Dr Andrew Thrush editor of the History of Parliament’s 1603-1660 House of Lords section recently addressed our ‘Parliaments, Politics and People’ seminar at the IHR. Dr Thrush gives us a summary of his paper: ‘The 1621 Parliament and the Origins of the Standing Orders of the House of Lords’.
Those familiar with how Parliament operates today will know that the Standing Orders – a body of permanent instructions, now much extended – still govern procedure in the upper House, but quite why they came into existence has long remained a mystery. My recent research suggests that those historians who have attempted to explain their inception have ended up barking up the wrong tree. Some have even confused the Standing Orders with a treatise on peers’ privileges penned on the instructions of the Lords during the course of the 1621 Parliament by the lawyer and antiquarian John Selden.
Instead, the Standing Orders were created at the very start of the 1621 Parliament by the newly formed committee for privileges. This committee, which had never before existed in the Lords (though the Commons had long possessed an equivalent body), was brought into existence at the behest of Thomas Howard, earl of Arundel, who urged his colleagues to preserve the ancient orders of the House, many of which he claimed had fallen into disuse and were in danger of being lost. In all likelihood Arundel himself was mainly responsible for drafting the Standing Orders, being moved to do so by a number of complex factors. These included a change in the complexion of the House, as there was an abnormally large number of newcomers in the Lords in 1621 (brought about by the length of time between parliaments and a large number of new creations). There was also a complete absence of experience of the upper House among those who were expected to manage its business.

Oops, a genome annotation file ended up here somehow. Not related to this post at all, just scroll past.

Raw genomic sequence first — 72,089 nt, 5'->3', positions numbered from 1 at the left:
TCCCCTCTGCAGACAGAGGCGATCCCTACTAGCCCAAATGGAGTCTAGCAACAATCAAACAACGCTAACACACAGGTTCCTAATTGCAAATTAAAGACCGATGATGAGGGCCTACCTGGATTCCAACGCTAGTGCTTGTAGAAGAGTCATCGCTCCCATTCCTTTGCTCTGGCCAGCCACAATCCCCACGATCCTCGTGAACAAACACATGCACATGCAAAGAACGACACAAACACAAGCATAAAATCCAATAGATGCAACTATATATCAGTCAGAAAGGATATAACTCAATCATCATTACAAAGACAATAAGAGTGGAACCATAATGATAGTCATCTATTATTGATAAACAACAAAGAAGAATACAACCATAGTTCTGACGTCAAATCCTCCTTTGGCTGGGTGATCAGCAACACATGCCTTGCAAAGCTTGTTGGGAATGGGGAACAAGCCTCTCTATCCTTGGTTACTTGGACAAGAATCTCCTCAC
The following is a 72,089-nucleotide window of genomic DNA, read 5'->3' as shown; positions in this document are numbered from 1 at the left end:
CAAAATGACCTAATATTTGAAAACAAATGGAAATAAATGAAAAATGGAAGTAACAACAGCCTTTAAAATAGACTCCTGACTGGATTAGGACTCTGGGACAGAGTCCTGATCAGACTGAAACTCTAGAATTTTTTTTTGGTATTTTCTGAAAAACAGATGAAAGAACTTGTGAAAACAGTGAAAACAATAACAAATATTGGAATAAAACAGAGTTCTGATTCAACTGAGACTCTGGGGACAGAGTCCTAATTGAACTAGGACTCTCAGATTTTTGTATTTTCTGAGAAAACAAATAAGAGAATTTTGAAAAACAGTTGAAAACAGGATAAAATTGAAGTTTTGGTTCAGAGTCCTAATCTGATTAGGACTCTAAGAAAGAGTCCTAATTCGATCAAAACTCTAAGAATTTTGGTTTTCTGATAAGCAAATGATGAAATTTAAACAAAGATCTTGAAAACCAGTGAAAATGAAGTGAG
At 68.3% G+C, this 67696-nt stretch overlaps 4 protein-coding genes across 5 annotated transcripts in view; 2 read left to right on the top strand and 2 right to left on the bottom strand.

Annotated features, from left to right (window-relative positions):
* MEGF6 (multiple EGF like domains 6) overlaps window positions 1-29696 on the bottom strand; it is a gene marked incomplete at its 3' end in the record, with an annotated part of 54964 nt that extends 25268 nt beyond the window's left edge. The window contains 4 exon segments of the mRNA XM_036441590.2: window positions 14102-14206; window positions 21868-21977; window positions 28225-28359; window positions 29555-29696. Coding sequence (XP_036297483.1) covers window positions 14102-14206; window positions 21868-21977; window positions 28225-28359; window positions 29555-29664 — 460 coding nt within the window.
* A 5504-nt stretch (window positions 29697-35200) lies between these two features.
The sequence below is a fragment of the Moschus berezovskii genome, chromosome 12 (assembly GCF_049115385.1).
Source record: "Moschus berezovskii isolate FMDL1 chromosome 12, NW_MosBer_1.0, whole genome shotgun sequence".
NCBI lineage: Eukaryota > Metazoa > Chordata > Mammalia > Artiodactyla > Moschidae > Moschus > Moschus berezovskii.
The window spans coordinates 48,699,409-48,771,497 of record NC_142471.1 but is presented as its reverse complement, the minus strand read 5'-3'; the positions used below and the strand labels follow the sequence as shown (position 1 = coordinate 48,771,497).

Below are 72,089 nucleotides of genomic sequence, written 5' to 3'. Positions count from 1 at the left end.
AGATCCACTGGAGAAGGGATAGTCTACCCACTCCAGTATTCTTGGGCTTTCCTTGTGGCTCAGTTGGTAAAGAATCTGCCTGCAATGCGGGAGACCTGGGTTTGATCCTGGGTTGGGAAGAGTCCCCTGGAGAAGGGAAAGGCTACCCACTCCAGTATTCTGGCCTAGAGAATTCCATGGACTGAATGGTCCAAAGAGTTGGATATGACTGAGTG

An additional, but key, factor in the creation of the Standing Orders was personal ambition, as Arundel, now the leading member of England’s oldest noble family, was desperate for high office. Though permitted to discharge the duties of the office of earl marshal for the duration of the 1621 Parliament, Arundel appears to have been determined to impress both his patron Buckingham and the king in the hope of receiving permanent appointment. To do this, he posed as a reformer, partly by reviving and enhancing the parliamentary duties associated with the office of earl marshal, but also by putting procedure in the Lords on a surer footing.
The discussion which followed the presentation of this paper was lively and constructive. Dr. Paul Hunneyball, in the chair, thought there might be some mileage in seeing the Standing Orders as the product of a House keen to establish for itself a more active role in parliamentary life; while Sir John Sainty agreed that Arundel was trying to breathe new life into the parliamentary duties of the earl marshal, pointing to a practice begun in 1621, whereby peers were invested with their titles in Parliament. The extent to which the House took the Standing Orders seriously after their creation was also debated, a subject upon which more work is needed.